When I build a retirement income portfolio for a client I always factor in inflation. If the income must grow to keep up with rising prices without re-investments (you are living off the income) then dividend growth is essential. Companies with a long history of dividend growth are typically involved with products and services that can command increased prices. The nature of these products is simple and they have in-elastic demand, like medical, food and energy. These will work well for inflation protection.
Now the best of these dividend growth companies trade at strong price premiums. It's a factor of investor perception of safety. Not many of my clients want to live off of the 2.7% yield of some of these companies like Coca-Cola (NYSE:KO). Don't get me wrong, I love KO and own lots of shares.
Investors who are looking for strong current income will need to start adding quality high-yield investments. This creates a mix of dividend growth and high yield. This is were the fun starts.
For current income I add high yield until a portfolio is paying out about 6% APY. I do not advise my clients to go above that cumulative yield level in order to protect capital. I want to see the cumulative yield rising by at least the inflation rate each year. I want the portfolio to exist forever, so the return of capital is not considered yield. Many high yielding CEFs are returning capital to shareholders and that cannot be sustained over a long time frame.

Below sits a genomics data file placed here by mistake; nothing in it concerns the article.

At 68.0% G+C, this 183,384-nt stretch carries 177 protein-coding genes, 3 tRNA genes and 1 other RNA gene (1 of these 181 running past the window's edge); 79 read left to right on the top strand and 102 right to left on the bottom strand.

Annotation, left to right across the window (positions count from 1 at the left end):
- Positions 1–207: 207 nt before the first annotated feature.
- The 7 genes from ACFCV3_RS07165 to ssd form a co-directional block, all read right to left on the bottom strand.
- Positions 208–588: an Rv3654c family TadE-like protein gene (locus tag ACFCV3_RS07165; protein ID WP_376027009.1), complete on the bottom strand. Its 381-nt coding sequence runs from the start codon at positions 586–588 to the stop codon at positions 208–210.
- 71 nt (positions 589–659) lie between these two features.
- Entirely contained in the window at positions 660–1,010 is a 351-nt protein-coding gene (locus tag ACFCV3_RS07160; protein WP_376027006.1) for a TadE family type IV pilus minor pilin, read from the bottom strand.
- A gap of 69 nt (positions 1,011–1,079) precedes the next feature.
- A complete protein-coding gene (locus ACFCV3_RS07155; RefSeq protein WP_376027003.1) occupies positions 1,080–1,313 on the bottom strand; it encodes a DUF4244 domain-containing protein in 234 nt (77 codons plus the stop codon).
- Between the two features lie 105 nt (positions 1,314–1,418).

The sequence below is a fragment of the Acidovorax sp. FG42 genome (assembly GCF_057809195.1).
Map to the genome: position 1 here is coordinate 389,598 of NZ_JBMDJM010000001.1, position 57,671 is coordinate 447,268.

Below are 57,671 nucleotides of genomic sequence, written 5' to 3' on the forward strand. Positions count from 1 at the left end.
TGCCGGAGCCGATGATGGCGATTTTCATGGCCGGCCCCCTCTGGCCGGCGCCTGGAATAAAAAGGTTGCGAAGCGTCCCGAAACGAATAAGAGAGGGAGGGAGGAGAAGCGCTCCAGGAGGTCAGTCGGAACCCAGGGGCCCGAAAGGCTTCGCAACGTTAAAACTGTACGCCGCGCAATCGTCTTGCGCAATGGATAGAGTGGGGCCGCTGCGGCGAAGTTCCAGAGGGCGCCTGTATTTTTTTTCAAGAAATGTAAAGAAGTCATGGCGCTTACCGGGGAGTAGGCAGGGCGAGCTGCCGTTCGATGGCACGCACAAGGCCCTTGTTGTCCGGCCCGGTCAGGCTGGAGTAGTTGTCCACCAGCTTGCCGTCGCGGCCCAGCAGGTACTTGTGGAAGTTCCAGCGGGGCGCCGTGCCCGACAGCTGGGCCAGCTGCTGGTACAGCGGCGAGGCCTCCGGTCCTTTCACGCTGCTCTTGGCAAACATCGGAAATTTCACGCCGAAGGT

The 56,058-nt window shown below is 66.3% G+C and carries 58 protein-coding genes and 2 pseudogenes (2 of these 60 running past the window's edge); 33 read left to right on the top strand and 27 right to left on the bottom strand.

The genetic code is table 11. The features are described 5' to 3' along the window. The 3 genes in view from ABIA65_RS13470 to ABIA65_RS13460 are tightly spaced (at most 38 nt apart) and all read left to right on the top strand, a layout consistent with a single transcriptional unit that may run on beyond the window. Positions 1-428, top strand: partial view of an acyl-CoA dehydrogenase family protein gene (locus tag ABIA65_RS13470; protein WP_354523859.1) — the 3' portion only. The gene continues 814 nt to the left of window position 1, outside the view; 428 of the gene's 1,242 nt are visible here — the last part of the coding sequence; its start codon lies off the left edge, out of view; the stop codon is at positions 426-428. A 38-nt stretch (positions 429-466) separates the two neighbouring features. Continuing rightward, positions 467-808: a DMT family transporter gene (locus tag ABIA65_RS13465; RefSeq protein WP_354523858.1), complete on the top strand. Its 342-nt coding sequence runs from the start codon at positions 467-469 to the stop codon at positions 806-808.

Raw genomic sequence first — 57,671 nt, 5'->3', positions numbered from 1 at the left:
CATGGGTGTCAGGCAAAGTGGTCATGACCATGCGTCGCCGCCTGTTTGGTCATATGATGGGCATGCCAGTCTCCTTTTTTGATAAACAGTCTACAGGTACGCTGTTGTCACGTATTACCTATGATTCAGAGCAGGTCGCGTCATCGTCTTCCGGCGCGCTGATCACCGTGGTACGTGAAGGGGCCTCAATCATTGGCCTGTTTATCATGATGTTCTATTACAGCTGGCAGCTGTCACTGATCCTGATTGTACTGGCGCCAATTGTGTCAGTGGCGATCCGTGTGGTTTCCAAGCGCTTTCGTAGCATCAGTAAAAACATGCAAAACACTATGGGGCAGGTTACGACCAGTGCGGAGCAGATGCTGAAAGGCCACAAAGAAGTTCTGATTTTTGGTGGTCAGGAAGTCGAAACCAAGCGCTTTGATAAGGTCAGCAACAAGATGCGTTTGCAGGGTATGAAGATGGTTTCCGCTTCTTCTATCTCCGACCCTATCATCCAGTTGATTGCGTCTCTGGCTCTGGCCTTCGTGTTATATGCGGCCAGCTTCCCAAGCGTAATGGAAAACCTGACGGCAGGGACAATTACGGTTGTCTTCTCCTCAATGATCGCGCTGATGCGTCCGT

An example would look like this for a $50,000 portfolio designed for maximum sustainable current income and still be protected from inflation.
AT&T (NYSE:T): $20,000 Annual Dividend: $980.00
Johnson & Johnson (NYSE:JNJ): $5,000 Annual Dividend: $185
Microsoft (NASDAQ:MSFT): $5,000 Annual Dividend: $135.00
Linn Energy (LINE): $15,000 Annual Dividend: $1215.00
Altria (NYSE:MO): $5,000 Annual Dividend: $245.00
Total Dividends: $2760 Yield: 5.52%
*Dividend growth rate: 5-year average is 11%
* Data from Morningstar.com
A look into the future is best done conservatively, so let's take half the 5-year average dividend growth rate and check in on the payments growing by 5.5 percent each year.
|1st Year||$2760||YOP: 5.52%|
|2nd Year||$2911||YOP: 5.8%|
|3rd Year||$3071||YOP: 6.1%|
|4th Year||$3239||YOP: 6.4%|
|5th Year||$3417||YOP: 6.8%|
|6th Year||$3604||YOP: 7.2%|
|7th Year||$3802||YOP: 7.6%|
|8th Year||$4011||YOP: 8.0%|
This chart is shown with no re-investment of your dividends. You took the money from the dividends and spent it on groceries and the grand kids. Now the stock market is risky for sure, so this could all fall apart. I would like to mention that AT&T has raised its dividends for 28 years, and JNJ has raised for 49 years, MSFT has raised for 9 years. Linn and Altria have traditionally been good dividend companies as well and much has been written of both.
If the inflation rate stays the same round 3% per year then your income from this portfolio is staying well ahead of the erosion of your purchasing power. If an investor can wait for several years to take the income then re-investment would be appropriate and it would benefit greatly to find a dividend growth rate even higher than 5.5% even at the sacrifice of lower starting yield percentage.